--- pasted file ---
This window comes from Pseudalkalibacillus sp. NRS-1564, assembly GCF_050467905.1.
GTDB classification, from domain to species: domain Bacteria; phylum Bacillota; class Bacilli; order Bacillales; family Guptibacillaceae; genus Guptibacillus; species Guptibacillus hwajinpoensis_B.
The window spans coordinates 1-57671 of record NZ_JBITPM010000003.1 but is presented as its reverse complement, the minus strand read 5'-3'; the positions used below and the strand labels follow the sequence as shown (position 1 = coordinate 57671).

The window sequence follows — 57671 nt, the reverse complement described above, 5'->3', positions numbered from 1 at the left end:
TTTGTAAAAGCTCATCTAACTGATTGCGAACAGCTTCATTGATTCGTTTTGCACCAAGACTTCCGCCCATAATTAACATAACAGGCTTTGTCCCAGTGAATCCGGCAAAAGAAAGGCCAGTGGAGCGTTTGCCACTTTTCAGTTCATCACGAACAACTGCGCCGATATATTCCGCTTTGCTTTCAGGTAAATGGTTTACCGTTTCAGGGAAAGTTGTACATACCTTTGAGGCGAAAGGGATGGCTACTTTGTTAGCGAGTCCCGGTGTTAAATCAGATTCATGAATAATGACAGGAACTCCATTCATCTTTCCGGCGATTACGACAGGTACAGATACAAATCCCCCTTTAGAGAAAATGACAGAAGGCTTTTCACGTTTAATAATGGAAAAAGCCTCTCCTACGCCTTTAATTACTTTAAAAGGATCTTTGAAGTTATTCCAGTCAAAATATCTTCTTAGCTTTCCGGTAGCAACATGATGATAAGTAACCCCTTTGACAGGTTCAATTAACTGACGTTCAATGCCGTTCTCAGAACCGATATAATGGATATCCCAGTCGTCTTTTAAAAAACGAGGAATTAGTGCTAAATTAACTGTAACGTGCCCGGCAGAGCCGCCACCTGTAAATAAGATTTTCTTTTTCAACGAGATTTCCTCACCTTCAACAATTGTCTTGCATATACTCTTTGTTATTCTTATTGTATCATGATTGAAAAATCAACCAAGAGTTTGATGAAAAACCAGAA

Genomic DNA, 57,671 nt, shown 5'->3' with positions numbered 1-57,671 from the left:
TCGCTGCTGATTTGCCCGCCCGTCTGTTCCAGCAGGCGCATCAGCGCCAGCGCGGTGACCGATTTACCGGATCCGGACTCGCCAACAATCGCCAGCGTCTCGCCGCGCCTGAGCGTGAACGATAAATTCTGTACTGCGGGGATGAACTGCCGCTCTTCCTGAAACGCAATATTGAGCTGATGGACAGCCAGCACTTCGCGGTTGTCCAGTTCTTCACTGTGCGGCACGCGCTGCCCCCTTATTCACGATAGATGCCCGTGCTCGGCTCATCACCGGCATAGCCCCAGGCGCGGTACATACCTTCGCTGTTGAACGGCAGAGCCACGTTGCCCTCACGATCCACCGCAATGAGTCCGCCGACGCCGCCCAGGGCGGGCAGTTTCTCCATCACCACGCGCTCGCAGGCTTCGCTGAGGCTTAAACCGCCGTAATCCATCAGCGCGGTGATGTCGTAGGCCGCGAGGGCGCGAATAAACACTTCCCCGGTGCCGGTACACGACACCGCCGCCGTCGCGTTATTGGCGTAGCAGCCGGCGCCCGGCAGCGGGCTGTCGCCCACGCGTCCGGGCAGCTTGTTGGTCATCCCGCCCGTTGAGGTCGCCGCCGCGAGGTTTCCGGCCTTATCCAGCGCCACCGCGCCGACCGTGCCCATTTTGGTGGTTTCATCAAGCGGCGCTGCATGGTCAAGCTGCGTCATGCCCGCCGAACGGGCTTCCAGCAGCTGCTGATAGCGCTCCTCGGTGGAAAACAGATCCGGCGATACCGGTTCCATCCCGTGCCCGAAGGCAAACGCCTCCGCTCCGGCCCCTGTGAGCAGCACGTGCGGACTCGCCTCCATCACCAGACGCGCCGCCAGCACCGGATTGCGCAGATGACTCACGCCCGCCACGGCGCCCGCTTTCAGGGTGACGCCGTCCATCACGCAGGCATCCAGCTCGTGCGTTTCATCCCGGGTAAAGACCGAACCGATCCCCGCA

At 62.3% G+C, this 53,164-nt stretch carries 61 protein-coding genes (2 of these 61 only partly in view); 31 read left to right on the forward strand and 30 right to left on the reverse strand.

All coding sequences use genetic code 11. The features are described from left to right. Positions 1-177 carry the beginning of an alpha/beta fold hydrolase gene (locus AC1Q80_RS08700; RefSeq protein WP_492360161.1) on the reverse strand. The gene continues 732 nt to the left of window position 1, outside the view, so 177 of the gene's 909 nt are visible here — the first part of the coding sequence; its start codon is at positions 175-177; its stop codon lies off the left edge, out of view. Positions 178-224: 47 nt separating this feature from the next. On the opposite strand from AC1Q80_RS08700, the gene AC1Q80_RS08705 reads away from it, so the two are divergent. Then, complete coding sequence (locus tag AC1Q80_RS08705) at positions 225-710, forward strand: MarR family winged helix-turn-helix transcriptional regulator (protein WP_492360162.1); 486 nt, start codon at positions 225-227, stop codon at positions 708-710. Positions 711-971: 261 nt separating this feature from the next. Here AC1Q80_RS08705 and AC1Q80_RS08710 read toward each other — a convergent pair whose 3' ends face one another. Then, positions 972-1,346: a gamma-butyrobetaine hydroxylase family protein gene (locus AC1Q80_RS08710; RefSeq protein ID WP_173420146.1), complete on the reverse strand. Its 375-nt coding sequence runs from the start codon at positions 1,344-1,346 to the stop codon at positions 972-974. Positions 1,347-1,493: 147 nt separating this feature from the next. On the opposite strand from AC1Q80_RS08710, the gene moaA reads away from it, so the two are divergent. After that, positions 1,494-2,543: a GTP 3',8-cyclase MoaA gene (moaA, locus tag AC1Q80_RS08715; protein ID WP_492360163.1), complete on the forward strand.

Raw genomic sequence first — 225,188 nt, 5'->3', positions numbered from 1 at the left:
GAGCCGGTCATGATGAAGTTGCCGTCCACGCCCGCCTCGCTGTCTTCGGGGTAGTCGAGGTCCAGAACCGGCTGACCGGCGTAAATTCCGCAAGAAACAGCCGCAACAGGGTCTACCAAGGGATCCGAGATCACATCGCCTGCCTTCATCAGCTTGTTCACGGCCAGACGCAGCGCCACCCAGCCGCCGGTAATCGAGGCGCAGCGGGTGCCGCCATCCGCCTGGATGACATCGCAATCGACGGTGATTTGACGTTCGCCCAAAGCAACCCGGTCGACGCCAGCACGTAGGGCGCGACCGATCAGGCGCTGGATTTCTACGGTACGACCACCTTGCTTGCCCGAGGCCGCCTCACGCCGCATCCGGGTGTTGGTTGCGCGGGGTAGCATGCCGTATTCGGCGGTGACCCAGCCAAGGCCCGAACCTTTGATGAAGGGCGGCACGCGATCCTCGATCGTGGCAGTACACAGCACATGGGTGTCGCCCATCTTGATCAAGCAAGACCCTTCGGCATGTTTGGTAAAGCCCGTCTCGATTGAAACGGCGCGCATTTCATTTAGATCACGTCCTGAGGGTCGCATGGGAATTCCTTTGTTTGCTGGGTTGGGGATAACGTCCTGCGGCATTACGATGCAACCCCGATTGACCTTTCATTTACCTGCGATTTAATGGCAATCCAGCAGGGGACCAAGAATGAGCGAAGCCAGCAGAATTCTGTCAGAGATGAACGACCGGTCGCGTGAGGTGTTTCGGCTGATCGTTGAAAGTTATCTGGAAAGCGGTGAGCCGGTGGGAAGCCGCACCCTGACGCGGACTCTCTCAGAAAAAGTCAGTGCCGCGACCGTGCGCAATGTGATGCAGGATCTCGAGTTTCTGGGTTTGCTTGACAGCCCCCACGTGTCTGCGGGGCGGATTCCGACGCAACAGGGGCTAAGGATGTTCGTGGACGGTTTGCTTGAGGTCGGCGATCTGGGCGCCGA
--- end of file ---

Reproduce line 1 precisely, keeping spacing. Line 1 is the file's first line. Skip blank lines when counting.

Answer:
This window comes from Pseudalkalibacillus sp. NRS-1564, assembly GCF_050467905.1.